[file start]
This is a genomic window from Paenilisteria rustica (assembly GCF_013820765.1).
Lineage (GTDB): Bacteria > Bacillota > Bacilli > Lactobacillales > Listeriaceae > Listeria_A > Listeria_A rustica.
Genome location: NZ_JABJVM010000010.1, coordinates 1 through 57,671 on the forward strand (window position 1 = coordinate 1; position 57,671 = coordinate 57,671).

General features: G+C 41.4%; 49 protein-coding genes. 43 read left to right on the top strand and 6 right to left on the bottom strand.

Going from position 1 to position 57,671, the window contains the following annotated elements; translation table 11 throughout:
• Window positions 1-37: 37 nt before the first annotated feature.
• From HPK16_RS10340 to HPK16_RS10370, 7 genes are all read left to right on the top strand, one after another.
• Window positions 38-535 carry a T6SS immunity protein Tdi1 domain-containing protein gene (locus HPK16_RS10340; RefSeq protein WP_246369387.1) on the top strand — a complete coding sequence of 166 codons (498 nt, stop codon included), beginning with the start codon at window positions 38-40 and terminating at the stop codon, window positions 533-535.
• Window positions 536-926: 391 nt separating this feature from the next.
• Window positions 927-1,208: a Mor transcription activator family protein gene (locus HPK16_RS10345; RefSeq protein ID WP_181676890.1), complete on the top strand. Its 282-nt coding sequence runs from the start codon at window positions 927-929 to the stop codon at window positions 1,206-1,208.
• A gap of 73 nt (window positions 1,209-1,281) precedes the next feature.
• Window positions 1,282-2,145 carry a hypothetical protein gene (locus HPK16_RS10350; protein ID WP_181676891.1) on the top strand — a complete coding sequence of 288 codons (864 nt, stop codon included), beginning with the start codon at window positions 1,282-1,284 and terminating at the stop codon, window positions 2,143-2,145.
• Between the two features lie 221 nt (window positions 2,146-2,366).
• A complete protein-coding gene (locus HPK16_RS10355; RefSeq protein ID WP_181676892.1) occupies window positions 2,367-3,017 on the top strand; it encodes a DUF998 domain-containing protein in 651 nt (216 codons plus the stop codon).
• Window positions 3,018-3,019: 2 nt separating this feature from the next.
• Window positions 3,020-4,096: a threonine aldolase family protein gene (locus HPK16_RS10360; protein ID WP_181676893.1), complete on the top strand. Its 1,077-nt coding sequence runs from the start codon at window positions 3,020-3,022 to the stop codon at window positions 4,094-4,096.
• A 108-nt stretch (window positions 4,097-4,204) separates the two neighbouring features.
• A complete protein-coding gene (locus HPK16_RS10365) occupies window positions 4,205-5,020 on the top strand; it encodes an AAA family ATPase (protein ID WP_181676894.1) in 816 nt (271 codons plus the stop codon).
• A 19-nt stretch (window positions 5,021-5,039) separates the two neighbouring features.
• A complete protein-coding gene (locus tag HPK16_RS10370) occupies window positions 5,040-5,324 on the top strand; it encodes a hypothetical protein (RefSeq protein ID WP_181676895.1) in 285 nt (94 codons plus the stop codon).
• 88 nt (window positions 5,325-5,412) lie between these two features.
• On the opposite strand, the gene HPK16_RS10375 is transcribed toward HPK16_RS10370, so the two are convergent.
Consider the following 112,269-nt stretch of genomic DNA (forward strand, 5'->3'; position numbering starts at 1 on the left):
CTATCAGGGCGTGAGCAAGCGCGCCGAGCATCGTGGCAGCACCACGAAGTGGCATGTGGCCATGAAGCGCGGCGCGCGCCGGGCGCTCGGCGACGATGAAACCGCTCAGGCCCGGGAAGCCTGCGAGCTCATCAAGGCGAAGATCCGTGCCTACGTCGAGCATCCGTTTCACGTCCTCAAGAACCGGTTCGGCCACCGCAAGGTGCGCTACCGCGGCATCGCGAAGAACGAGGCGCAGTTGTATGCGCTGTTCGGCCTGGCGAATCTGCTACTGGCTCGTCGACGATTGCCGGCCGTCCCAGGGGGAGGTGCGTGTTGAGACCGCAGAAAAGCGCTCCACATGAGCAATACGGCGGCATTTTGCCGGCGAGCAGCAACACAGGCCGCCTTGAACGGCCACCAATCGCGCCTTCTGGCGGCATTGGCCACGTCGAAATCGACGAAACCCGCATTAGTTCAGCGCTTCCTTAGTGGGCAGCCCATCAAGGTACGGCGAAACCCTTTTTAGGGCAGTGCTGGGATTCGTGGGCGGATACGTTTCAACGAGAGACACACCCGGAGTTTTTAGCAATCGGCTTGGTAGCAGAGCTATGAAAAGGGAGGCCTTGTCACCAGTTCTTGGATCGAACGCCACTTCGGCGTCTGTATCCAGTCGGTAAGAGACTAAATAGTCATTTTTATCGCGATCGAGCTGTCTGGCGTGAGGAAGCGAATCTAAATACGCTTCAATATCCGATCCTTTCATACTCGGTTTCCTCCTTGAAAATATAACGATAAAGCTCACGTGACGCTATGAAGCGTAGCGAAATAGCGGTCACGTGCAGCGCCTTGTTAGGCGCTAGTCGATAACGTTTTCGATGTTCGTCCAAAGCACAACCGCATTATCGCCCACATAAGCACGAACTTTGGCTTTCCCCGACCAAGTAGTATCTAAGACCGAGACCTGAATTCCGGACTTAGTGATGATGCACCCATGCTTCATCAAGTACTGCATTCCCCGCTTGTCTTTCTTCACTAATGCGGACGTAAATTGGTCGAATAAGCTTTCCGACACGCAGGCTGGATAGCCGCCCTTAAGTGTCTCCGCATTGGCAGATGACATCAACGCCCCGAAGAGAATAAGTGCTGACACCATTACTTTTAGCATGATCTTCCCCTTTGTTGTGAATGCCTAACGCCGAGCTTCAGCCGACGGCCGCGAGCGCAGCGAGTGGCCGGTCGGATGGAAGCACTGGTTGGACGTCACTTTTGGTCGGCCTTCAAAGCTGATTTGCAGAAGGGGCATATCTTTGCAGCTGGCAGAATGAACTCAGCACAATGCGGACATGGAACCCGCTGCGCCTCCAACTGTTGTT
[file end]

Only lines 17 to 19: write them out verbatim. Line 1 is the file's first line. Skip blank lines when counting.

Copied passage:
• A 108-nt stretch (window positions 4,097-4,204) separates the two neighbouring features.
• A complete protein-coding gene (locus HPK16_RS10365) occupies window positions 4,205-5,020 on the top strand; it encodes an AAA family ATPase (protein ID WP_181676894.1) in 816 nt (271 codons plus the stop codon).
• A 19-nt stretch (window positions 5,021-5,039) separates the two neighbouring features.